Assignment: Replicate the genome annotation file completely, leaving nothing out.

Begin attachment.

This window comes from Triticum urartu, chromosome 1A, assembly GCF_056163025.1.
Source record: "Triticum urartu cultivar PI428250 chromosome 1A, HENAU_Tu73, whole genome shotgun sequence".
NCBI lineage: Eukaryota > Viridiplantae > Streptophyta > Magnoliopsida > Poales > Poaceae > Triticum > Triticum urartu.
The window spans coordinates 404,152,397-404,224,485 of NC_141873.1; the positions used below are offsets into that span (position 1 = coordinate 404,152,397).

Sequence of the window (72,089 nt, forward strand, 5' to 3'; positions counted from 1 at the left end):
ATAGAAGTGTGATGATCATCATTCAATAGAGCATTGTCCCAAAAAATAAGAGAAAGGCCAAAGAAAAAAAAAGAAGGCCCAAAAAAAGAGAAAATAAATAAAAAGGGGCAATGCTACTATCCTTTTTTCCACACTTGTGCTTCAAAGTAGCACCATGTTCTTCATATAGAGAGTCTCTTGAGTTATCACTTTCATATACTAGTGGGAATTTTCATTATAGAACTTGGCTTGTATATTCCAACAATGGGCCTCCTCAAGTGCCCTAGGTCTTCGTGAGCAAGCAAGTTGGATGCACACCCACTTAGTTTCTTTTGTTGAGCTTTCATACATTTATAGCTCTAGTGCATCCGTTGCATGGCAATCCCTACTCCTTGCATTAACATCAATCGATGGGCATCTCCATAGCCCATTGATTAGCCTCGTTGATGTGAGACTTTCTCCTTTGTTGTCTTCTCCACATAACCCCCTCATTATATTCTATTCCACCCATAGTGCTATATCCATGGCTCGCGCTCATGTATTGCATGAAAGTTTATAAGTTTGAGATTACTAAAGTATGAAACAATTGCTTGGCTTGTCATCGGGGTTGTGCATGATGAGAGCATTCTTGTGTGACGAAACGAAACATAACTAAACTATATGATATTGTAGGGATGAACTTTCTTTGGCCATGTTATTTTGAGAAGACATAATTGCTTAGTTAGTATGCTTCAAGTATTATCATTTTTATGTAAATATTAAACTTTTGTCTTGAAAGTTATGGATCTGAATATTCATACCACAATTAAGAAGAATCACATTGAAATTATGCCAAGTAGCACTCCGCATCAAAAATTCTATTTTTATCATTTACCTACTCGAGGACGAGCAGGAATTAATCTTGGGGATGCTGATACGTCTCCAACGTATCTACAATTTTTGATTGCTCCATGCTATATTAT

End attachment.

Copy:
This window comes from Triticum urartu, chromosome 1A, assembly GCF_056163025.1.
Source record: "Triticum urartu cultivar PI428250 chromosome 1A, HENAU_Tu73, whole genome shotgun sequence".
NCBI lineage: Eukaryota > Viridiplantae > Streptophyta > Magnoliopsida > Poales > Poaceae > Triticum > Triticum urartu.
The window spans coordinates 404,152,397-404,224,485 of NC_141873.1; the positions used below are offsets into that span (position 1 = coordinate 404,152,397).

Sequence of the window (72,089 nt, forward strand, 5' to 3'; positions counted from 1 at the left end):
ATAGAAGTGTGATGATCATCATTCAATAGAGCATTGTCCCAAAAAATAAGAGAAAGGCCAAAGAAAAAAAAAGAAGGCCCAAAAAAAGAGAAAATAAATAAAAAGGGGCAATGCTACTATCCTTTTTTCCACACTTGTGCTTCAAAGTAGCACCATGTTCTTCATATAGAGAGTCTCTTGAGTTATCACTTTCATATACTAGTGGGAATTTTCATTATAGAACTTGGCTTGTATATTCCAACAATGGGCCTCCTCAAGTGCCCTAGGTCTTCGTGAGCAAGCAAGTTGGATGCACACCCACTTAGTTTCTTTTGTTGAGCTTTCATACATTTATAGCTCTAGTGCATCCGTTGCATGGCAATCCCTACTCCTTGCATTAACATCAATCGATGGGCATCTCCATAGCCCATTGATTAGCCTCGTTGATGTGAGACTTTCTCCTTTGTTGTCTTCTCCACATAACCCCCTCATTATATTCTATTCCACCCATAGTGCTATATCCATGGCTCGCGCTCATGTATTGCATGAAAGTTTATAAGTTTGAGATTACTAAAGTATGAAACAATTGCTTGGCTTGTCATCGGGGTTGTGCATGATGAGAGCATTCTTGTGTGACGAAACGAAACATAACTAAACTATATGATATTGTAGGGATGAACTTTCTTTGGCCATGTTATTTTGAGAAGACATAATTGCTTAGTTAGTATGCTTCAAGTATTATCATTTTTATGTAAATATTAAACTTTTGTCTTGAAAGTTATGGATCTGAATATTCATACCACAATTAAGAAGAATCACATTGAAATTATGCCAAGTAGCACTCCGCATCAAAAATTCTATTTTTATCATTTACCTACTCGAGGACGAGCAGGAATTAATCTTGGGGATGCTGATACGTCTCCAACGTATCTACAATTTTTGATTGCTCCATGCTATATTAT